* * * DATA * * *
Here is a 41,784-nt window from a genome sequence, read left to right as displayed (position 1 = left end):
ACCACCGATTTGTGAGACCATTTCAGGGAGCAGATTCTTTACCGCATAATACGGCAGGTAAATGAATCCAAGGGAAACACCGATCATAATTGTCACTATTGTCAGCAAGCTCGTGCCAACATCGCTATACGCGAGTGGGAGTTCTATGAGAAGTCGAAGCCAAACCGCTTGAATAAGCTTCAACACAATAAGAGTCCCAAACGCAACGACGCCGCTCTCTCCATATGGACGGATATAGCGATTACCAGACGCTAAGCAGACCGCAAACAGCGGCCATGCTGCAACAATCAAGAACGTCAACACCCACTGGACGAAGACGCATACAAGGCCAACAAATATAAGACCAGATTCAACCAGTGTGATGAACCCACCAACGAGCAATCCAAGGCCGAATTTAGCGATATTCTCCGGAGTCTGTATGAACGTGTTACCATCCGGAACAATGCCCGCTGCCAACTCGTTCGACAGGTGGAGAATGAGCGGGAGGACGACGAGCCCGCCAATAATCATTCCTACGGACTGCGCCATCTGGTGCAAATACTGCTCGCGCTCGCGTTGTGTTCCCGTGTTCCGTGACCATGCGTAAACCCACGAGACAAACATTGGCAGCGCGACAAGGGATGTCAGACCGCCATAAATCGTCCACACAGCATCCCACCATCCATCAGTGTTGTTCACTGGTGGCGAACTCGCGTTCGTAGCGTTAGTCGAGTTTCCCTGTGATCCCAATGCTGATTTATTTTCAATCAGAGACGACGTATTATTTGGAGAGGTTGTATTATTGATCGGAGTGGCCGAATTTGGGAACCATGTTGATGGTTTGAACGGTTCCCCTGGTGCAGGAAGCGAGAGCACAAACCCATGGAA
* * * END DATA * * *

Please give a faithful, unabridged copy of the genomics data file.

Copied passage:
Here is a 41,784-nt window from a genome sequence, read left to right as displayed (position 1 = left end):
ACCACCGATTTGTGAGACCATTTCAGGGAGCAGATTCTTTACCGCATAATACGGCAGGTAAATGAATCCAAGGGAAACACCGATCATAATTGTCACTATTGTCAGCAAGCTCGTGCCAACATCGCTATACGCGAGTGGGAGTTCTATGAGAAGTCGAAGCCAAACCGCTTGAATAAGCTTCAACACAATAAGAGTCCCAAACGCAACGACGCCGCTCTCTCCATATGGACGGATATAGCGATTACCAGACGCTAAGCAGACCGCAAACAGCGGCCATGCTGCAACAATCAAGAACGTCAACACCCACTGGACGAAGACGCATACAAGGCCAACAAATATAAGACCAGATTCAACCAGTGTGATGAACCCACCAACGAGCAATCCAAGGCCGAATTTAGCGATATTCTCCGGAGTCTGTATGAACGTGTTACCATCCGGAACAATGCCCGCTGCCAACTCGTTCGACAGGTGGAGAATGAGCGGGAGGACGACGAGCCCGCCAATAATCATTCCTACGGACTGCGCCATCTGGTGCAAATACTGCTCGCGCTCGCGTTGTGTTCCCGTGTTCCGTGACCATGCGTAAACCCACGAGACAAACATTGGCAGCGCGACAAGGGATGTCAGACCGCCATAAATCGTCCACACAGCATCCCACCATCCATCAGTGTTGTTCACTGGTGGCGAACTCGCGTTCGTAGCGTTAGTCGAGTTTCCCTGTGATCCCAATGCTGATTTATTTTCAATCAGAGACGACGTATTATTTGGAGAGGTTGTATTATTGATCGGAGTGGCCGAATTTGGGAACCATGTTGATGGTTTGAACGGTTCCCCTGGTGCAGGAAGCGAGAGCACAAACCCATGGAA